We've planned to stay a night in Chumphon largely because I enjoyed the night I spent there en route from the meditation retreat to Ko Tao. We return to the same guesthouse, a familiar room (for me), and a very friendly welcome from the owner. The town, unlike most places in Thailand we've visited recently, is full of incredibly friendly, sweet people. This is likely because it is also largely free of tourists (its just a transit hub where tourists arrive and leave with less than a few hours in town). It is a relief to walk around a place that is not entirely geared toward tourists. There are local restaurants and (surprise surprise!) shops that are for local people!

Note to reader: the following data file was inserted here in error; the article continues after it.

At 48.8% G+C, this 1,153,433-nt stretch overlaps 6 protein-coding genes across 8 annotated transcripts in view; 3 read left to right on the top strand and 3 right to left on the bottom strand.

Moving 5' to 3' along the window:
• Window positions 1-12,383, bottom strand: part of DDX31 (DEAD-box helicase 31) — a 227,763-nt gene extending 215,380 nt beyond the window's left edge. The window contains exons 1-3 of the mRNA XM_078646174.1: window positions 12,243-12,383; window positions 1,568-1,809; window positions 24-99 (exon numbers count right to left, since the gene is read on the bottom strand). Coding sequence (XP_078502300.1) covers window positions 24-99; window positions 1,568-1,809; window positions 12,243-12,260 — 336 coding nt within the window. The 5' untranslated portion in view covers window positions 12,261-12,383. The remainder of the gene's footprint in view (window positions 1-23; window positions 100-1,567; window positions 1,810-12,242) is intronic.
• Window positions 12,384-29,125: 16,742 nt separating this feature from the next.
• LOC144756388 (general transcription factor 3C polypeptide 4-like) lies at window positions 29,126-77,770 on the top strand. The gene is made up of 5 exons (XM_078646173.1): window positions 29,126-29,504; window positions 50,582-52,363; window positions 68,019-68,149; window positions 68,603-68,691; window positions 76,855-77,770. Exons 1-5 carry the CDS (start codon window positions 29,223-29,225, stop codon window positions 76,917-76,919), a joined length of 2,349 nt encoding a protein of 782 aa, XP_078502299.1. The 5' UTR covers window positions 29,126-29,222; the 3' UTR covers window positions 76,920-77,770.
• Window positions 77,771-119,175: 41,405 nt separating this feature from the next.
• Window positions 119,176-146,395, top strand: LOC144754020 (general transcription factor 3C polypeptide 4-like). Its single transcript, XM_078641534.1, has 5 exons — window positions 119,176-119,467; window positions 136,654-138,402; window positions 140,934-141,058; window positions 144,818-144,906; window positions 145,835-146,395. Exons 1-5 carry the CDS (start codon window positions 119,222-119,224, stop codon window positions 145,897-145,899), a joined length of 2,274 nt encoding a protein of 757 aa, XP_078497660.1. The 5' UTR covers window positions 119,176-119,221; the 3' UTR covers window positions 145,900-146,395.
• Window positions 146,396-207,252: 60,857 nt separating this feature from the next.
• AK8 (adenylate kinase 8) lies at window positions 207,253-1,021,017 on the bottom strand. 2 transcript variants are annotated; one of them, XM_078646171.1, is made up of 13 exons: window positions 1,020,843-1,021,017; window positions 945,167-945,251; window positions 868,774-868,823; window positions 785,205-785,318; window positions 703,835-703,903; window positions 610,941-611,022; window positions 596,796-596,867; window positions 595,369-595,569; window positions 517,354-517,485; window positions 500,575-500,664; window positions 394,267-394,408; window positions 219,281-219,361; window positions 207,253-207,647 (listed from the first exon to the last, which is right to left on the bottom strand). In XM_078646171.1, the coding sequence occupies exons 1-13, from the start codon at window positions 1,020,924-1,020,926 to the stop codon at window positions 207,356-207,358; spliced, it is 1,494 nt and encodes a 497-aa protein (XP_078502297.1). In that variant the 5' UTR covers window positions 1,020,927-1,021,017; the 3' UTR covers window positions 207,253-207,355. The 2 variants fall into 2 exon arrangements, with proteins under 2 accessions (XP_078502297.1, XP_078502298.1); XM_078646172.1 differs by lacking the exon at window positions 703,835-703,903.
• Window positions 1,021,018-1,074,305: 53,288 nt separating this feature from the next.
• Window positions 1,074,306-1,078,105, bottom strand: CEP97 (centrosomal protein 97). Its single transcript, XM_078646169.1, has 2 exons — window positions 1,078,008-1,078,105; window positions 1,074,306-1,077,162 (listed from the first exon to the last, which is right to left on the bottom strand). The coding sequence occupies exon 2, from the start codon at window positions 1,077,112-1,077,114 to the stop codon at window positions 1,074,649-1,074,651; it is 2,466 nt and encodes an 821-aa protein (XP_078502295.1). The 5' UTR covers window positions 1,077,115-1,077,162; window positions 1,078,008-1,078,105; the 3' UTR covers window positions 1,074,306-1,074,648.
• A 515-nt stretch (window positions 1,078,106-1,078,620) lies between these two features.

Sadly, the tourist centres also seem to be places where many of the Thai people are either fed up or have ceased to care about being kind, gracious, and welcoming. I hate to say it, but its true. Chumphon is different: we visit a coffeeshop and the woman who owns it (and makes an incredibly array of the most decadent chocolate desserty things imaginable) welcomes us in a way we haven't experienced for weeks. A bow (wai) greeting, a pot of jasmine tea while we wait for her to prepare our order, and a feeling that she is genuinely happy we are there. It is a feeling we get from pretty much everyone we meet in the town. The woman who runs the local internet cafe tells us where to buy cellphones in Bangkok and allows us to print a document for free, and the owner of the coffeeshop waves goodbye to us when we leave. Simple gestures, but enough to make us feel like we are truly welcome ... a big difference from the tourist centres where I often felt like people were happy to take our money, but would rather we disappeared after that.